New Study Shows Large Variations in Payments for Hospital Outpatient Care to Injured Workers across States and in Comparison with Medicare Reimbursements

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This 33-state study from the Workers Compensation Research Institute (WCRI) helps public policymakers and system stakeholders compare hospital outpatient payments across states and monitor the impact of fee schedule reforms. The study also includes an additional benchmark comparing workers’ compensation hospital outpatient payments and Medicare rates.

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Medicare rates capture payments to hospital outpatient providers for similar services by a large payor, and the report offers an additional benchmark that helps states better understand their hospital payments.

Rising hospital costs in the treatment of injured workers receives attention from public policymakers and system stakeholders in many states. To assist in better understanding these costs, the Workers Compensation Research Institute (WCRI) released a new study, Hospital Outpatient Payment Index: Interstate Variations and Policy Analysis, 5th Edition, that compares hospital outpatient payments across states and monitors the impact of fee schedule reforms.

“This report found that hospital outpatient payments per surgical episode varied significantly across states, ranging from 69 percent below the study-state median in New York to 142 percent above the study-state median in Alabama in 2014,” said Dr. Olesya Fomenko, co-author of the study and economist at WCRI. Variation in the difference between average workers’ compensation payments and Medicare rates for a common group of procedures across states was even greater—reaching as low as 27 percent (or $631) below Medicare in New York and as much as 430 percent (or $8,244) above Medicare in Louisiana.

“We have included a comparison of workers’ compensation hospital outpatient payments and Medicare rates,” said Ramona Tanabe, executive vice president and counsel at WCRI. “Medicare rates capture payments to hospital outpatient providers for similar services by a large payor, and the report offers an additional benchmark that helps states better understand their hospital payments.”

The following are some major findings from the study:

  • States with no workers’ compensation fee schedules for hospital outpatient reimbursement had higher hospital outpatient payments per episode compared with states with fixed-amount fee schedules—63 to 150 percent higher than the median of the study states with fixed-amount fee schedules. Also, in non-fee schedule states, workers’ compensation paid between $4,262 (or 166 percent) and $8,107 (or 378 percent) more than Medicare for similar hospital outpatient services.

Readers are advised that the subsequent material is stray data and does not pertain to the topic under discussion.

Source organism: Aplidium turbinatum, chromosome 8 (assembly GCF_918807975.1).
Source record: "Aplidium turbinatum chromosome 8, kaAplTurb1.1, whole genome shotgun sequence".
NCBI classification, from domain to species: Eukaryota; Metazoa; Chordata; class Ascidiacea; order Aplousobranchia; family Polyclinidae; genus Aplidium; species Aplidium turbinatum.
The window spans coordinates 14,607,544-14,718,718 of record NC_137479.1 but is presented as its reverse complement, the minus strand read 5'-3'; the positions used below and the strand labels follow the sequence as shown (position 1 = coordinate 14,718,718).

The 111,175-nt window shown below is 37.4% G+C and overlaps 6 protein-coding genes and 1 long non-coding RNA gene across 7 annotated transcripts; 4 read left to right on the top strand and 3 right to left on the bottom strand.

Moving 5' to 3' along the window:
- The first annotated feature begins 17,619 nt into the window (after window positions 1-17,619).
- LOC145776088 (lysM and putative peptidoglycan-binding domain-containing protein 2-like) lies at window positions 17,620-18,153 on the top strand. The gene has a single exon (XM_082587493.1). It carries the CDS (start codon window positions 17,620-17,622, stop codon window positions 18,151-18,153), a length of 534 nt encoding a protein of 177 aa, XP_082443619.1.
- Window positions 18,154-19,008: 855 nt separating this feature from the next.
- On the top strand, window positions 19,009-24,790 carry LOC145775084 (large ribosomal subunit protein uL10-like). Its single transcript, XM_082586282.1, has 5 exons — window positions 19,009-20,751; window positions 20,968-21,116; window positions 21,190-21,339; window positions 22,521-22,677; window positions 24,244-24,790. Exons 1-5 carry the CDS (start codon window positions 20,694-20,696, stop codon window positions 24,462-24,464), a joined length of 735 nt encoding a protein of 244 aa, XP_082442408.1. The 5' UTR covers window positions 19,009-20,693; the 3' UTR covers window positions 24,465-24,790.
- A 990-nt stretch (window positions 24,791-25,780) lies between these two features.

• States with percent-of-charge-based fee regulations had substantially higher hospital outpatient payments per surgical episode than states with fixed-amount fee schedules—32 to 211 percent higher than the median of the study states with fixed-amount fee schedules. Similar to non-fee schedule states, workers’ compensation payments in states with percent-of-change based fee regulations for common surgical procedures were at least $3,792 (or 190 percent) and as much as $8,244 (or 430 percent) higher than Medicare hospital outpatient rates.
  • Most states with fixed-amount fee schedules and states with cost-to-charge ratio fee regulations had relatively lower payments per episode among the study states. In particular, for states with fixed-amount fee schedules, the difference between workers’ compensation payments and Medicare rates ranged between negative 27 percent (or -$631) and 144 percent (or $2,916).

The hospital outpatient payment indices compare payments (per surgical episode) for common outpatient surgeries under workers’ compensation from state to state for each study year and the trends within each state from 2005 to 2014. The analysis captures payments for services provided and billed by hospitals, and it excludes professional services billed by nonhospital medical providers (such as physicians, physical therapists, and chiropractors) and transactions for durable medical equipment and pharmaceuticals billed by providers other than hospitals. The analysis also excludes payments made to ambulatory surgery centers.

The 33 states included in this study represent 87 percent of the workers’ compensation benefits paid in the United States. The states are Alabama, Arizona, California, Colorado, Connecticut, Florida, Georgia, Illinois, Indiana, Iowa, Kansas, Kentucky, Louisiana, Maryland, Massachusetts, Michigan, Minnesota, Mississippi, Missouri, Nebraska, Nevada, New Jersey, New York, North Carolina, Oklahoma, Oregon, Pennsylvania, South Carolina, Tennessee, Texas, Virginia, West Virginia, and Wisconsin. Note the 2014 workers’ compensation and Medicare comparison is conducted for 31 states.

To purchase this study, visit http://www.wcrinet.org/studies/public/books/hci_5_book.html.

ABOUT WCRI:

The Workers Compensation Research Institute (WCRI) is an independent, not-for-profit research organization based in Cambridge, MA. Organized in 1983, the Institute does not take positions on the issues it researches; rather, it provides information obtained through studies and data collection efforts, which conform to recognized scientific methods. Objectivity is further ensured through rigorous, unbiased peer review procedures. WCRI's diverse membership includes employers; insurers; governmental entities; managed care companies; health care providers; insurance regulators; state labor organizations; and state administrative agencies in the U.S., Canada, Australia, and New Zealand.

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Andrew Kenneally
Workers Compensation Research Institute - WCRI
since: 06/2011
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